Amazon: ABA Offers Resources; Project Goldcrest
In the wake of the focus on Amazon's disastrous effect on downtowns, jobs and municipal and state governments at Winter Institute 11, the American Booksellers Association has created a "Spotlight on Amazon" page on the Advocacy section of its website, where it has collected a range of studies, news reports and more about the e-tailer. Headings include "Amazon's Business Practices," "Amazon and Job Creation," "Amazon and the Book Industry," "Tax Avoidance and Government Studies" and "Jeff Bezos/Amazon and the Washington Post."
Among the items: the ABA/Civic Economics study "Amazon and Empty Storefronts," which was unveiled at WI11; a Paul Krugman column in the New York Times called "Amazon's Monopsony Is Not O.K."; and infographics from the Institute for Local Self-Reliance that stores can use to create visuals of Amazon's effects on local businesses, jobs, taxes and communities at large.
A website called Former and Current Employees of Amazon (FACE) contains more than 100 posts about the working environment at the company, most of which are scathing, as well as an open letter to CEO Jeff Bezos. Read some of the amazing posts here.
Amazon.com apparently aims to add to traffic congestion and streams of packaging materials as well as expand the gig economy: according to Reuters, the company is inviting drivers to join "its new 'on-demand' delivery service to handle its standard packages."
In e-mails to contract drivers who, under an Uber-like arrangement, deliver parcels for Amazon Flex, the quick delivery service for Prime Now customers, Amazon said it wants them to help deliver regular orders, separate from Prime Now deliveries. Eventually they should be able to mix orders.
To qualify for the new service, Reuters said Amazon specified that drivers must have a four-door car that is a "mid-sized sedan or larger." The "introductory" pay rate is $18 per hour, and drivers can schedule shifts between 8 a.m. and 4 p.m every day. Drivers, who are treated as independent contractors by Amazon, must pay for their own insurance and fuel and will pick up packages at large fulfillment centers.
Reuters noted that "the 'last mile' portion of delivery--the final and usually most expensive stretch of a package's journey from a retailer's warehouse to a customer's front door--has become increasingly important as shoppers expect cheaper and faster delivery."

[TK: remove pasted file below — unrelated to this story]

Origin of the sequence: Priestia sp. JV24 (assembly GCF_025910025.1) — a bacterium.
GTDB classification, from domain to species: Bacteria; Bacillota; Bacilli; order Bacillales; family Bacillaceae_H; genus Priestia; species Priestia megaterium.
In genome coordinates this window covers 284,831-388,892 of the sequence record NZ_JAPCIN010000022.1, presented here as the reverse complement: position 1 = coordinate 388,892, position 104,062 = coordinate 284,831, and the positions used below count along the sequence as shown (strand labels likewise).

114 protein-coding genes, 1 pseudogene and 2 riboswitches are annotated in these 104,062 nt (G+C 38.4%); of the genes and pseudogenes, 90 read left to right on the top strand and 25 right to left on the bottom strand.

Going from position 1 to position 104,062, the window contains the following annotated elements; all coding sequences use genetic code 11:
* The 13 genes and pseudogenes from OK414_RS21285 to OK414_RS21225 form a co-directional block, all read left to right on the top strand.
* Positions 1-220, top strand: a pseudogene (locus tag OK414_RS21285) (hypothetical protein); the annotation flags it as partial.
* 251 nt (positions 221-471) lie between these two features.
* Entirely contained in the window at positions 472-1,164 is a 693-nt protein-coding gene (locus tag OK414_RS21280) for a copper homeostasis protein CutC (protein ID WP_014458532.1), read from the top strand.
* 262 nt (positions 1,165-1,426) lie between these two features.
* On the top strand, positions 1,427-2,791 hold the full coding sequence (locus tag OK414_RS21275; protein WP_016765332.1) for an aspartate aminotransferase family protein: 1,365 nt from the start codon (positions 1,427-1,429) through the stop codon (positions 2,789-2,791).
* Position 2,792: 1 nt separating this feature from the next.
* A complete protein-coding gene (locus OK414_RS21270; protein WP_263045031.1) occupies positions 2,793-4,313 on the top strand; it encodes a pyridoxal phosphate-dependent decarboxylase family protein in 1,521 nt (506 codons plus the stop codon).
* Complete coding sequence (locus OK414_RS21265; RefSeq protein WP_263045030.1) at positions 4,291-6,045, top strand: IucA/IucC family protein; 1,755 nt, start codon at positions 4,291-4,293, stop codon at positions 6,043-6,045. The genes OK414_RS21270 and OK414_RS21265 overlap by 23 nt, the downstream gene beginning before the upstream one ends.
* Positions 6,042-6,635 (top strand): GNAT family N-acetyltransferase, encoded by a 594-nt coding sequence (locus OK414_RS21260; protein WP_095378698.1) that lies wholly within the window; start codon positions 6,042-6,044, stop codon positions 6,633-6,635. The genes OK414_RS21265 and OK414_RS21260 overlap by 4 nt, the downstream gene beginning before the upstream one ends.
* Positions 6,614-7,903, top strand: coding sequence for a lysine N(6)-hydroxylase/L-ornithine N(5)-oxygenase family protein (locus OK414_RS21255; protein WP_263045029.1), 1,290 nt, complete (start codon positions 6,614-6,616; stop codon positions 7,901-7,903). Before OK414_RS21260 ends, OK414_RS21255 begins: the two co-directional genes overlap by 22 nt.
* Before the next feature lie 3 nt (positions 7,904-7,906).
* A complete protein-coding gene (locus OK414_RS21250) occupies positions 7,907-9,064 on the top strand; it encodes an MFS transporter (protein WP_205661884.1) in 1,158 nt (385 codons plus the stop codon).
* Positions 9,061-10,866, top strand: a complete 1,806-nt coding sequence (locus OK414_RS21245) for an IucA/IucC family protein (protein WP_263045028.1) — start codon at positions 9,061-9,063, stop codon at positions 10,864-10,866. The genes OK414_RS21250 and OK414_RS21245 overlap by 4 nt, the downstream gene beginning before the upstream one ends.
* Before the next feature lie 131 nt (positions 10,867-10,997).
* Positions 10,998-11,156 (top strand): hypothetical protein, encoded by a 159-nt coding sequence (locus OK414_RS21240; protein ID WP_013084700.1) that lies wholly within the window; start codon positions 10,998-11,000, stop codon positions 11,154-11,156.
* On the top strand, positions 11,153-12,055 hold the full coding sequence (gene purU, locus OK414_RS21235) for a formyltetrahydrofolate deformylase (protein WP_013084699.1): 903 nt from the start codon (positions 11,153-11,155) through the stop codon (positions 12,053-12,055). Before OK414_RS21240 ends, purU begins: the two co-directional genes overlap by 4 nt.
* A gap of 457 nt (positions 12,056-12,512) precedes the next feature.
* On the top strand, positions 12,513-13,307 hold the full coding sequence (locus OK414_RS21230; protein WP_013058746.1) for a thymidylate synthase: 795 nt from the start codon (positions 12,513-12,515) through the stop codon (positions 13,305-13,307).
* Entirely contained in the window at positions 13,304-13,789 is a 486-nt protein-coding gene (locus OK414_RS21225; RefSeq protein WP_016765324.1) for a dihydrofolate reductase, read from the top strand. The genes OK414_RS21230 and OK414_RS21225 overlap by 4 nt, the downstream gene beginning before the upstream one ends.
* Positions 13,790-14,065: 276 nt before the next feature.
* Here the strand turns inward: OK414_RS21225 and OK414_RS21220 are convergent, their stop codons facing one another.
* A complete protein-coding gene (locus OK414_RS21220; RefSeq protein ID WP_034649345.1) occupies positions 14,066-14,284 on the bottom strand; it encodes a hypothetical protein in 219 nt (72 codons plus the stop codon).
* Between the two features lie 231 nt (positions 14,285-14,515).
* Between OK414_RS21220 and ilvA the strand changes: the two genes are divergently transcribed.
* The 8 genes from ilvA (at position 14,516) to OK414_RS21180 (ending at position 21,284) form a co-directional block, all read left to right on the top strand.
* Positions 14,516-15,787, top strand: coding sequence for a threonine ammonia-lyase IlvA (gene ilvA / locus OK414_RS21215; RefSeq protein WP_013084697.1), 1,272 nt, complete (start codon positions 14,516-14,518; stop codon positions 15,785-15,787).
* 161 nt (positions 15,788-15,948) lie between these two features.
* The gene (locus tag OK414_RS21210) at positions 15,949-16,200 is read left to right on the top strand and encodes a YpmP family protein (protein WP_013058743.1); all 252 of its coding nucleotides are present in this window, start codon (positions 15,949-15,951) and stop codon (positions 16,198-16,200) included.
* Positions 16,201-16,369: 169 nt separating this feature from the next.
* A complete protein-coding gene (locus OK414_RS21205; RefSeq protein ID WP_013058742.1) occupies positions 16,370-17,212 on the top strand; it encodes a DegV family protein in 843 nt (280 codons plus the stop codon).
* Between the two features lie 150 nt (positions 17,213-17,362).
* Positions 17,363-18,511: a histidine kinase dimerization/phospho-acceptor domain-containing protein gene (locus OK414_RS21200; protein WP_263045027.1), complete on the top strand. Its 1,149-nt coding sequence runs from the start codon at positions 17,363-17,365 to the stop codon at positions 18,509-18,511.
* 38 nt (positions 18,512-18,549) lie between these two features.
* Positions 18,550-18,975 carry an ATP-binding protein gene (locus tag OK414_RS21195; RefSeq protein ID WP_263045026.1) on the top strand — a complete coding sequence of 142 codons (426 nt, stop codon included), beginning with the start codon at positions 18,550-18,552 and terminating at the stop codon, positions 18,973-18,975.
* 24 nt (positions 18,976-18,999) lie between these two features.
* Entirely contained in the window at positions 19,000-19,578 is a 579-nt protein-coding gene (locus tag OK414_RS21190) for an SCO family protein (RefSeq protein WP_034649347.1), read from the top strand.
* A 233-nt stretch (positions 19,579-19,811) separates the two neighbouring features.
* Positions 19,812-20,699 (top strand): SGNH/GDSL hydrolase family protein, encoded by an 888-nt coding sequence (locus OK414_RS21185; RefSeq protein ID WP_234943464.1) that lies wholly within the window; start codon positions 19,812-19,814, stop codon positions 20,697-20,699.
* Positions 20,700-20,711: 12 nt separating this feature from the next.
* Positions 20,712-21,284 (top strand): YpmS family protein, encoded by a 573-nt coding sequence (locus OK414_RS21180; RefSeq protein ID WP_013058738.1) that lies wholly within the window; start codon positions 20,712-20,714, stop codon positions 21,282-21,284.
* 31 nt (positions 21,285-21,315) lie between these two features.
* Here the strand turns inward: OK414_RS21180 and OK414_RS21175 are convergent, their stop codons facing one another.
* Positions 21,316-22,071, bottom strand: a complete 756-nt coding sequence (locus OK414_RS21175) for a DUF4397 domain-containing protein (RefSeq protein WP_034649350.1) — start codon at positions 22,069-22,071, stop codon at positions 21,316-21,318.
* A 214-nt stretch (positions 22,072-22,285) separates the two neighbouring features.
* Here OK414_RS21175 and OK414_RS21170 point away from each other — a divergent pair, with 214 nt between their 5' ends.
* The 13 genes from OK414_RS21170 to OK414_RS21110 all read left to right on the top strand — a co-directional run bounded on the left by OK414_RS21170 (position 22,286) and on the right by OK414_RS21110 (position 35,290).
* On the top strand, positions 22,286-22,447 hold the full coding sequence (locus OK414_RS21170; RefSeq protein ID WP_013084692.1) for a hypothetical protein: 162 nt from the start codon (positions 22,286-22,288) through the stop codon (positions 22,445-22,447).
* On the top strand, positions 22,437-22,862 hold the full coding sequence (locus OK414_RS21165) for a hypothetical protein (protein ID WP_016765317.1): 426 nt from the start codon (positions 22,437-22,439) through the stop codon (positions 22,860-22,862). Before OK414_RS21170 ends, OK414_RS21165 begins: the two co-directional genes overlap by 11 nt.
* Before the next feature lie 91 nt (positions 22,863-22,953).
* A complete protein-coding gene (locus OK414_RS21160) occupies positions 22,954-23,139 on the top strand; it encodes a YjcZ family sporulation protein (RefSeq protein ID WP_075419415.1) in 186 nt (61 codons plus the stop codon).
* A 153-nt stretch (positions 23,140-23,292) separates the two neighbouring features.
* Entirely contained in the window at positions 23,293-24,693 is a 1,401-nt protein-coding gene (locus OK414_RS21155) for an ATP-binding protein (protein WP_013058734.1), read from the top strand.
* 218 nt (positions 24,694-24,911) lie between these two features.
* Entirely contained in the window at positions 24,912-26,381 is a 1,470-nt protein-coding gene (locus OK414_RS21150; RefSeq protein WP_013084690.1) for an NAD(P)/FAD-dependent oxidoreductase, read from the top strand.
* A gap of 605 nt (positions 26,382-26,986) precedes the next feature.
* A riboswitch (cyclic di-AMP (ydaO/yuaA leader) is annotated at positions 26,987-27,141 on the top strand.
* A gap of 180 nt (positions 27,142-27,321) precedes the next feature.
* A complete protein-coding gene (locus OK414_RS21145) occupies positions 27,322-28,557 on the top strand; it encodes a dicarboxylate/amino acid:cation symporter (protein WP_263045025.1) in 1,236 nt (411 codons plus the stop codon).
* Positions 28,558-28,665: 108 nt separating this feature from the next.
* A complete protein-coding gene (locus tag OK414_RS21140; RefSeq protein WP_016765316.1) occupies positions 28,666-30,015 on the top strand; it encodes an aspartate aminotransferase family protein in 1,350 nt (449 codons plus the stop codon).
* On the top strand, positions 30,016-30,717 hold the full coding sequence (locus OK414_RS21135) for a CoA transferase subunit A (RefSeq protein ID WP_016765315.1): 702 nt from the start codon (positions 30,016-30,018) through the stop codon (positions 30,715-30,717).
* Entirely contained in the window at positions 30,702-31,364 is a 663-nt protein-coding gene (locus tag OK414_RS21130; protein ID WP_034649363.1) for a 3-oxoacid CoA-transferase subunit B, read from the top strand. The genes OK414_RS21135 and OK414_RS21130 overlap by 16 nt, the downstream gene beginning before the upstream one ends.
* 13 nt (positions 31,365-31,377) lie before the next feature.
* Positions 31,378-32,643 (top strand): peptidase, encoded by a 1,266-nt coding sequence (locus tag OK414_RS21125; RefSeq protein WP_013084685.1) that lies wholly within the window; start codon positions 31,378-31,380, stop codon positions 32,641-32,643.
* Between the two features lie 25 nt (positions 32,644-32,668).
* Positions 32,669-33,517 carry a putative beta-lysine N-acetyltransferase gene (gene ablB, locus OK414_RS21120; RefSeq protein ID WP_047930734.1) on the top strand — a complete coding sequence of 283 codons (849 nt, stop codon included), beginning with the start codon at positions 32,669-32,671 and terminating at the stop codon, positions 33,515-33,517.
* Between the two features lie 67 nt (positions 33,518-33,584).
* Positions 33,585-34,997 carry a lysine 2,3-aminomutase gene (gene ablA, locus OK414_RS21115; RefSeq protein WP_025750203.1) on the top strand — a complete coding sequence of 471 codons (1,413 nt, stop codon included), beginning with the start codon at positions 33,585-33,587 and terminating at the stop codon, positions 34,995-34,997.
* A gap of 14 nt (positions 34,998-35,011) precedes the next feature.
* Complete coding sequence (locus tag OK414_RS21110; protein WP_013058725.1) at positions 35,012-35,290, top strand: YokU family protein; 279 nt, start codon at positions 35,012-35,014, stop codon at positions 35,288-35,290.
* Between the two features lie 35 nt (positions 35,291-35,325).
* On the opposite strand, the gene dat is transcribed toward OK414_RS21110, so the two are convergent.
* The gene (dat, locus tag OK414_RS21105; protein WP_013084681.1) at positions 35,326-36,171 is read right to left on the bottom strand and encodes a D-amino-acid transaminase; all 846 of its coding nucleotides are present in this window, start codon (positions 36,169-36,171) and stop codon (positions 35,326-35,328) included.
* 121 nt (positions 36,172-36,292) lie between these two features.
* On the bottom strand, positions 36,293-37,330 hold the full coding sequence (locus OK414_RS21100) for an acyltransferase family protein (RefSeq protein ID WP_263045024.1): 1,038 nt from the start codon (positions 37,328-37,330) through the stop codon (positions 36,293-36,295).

Using documents from an IRS battle with Amazon, the Guardian, in a detailed report, has outlined Amazon's Project Goldcrest, "a complex 28-step scheme, which took more than two years to complete, and fundamentally reordered its global business in Europe using a maze of offshore entities and intercompany agreements," with the sole purpose of paying as little tax as possible in both the U.S. and Europe.
The Guardian noted that "over the past 20 years, Amazon has largely avoided U.S. federal taxation by managing its books to avoid reporting any meaningful profits. Project Goldcrest has played a significant role in Amazon's aggressive tax strategy, depriving governments on both sides of the Atlantic of large sums of tax since the project's completion in 2006. Critics argue that Amazon's aggressive tax planning has also bolstered its ability to undercut rivals on price."
In an IRS memorandum filed in the case, tax inspectors say that when Amazon considered the plan, its finance staff "did not quantify any benefits other than avoided U.S. corporate income taxes."
More than a decade ago, Amazon secured favorable terms from Luxembourg, which offers significantly lower corporate tax rates than most other entities in Europe. The company set up subsidiaries that license each other's intellectual property rights and pay royalties--in Luxembourg, which doesn't tax them. As a result, beginning in 2003, Amazon paid little tax for its European operations and paid less tax to the U.S. on foreign operations. The issue has become prominent in the U.K., where, for example, in 2014, Amazon had sales of £5.3 billion but paid taxes of just £11.9 million, about 0.2%.
The IRS documents offer much more detail about Project Goldcrest, named after Luxembourg's national bird, and show "the complexity the company resorted to in order to make the scheme work and the involvement of executives at the highest levels of the company," the Guardian wrote. They also show a closer connection between Amazon executives and the highest levels of the government in Luxembourg than has ever been acknowledged.
Jean-Claude Juncker, currently president of the European Commission, was simultaneously prime minister and head of the finance ministry of Luxembourg when what many call the "sweetheart deal" was made. He has claimed that the ministry was not involved in the deals, but the IRS records "show that Amazon's then top tax official, Robert Comfort, was in direct contact with Juncker's finance ministry at crucial stages in 2003."
Antoine Deltour, the former PricewaterhouseCoopers auditor who in 2014 leaked information about Luxembourg's tax deals with multinational companies, told the Guardian, "These findings reveal that not only the multinationals like Amazon abuse the legal insufficiency of the international tax system, but that some states actively help them to do so."
The IRS contends that Amazon used "unrealistically low values" to transfer its assets from the U.S. to Luxembourg, and its valuation of these assets was the "product of counterfactual and legally baseless assumptions." The memorandum called Amazon's justification of its methods "arbitrary" and "plainly an exercise in futility." The IRS is seeking $1.5 billion in back taxes and interest from Amazon.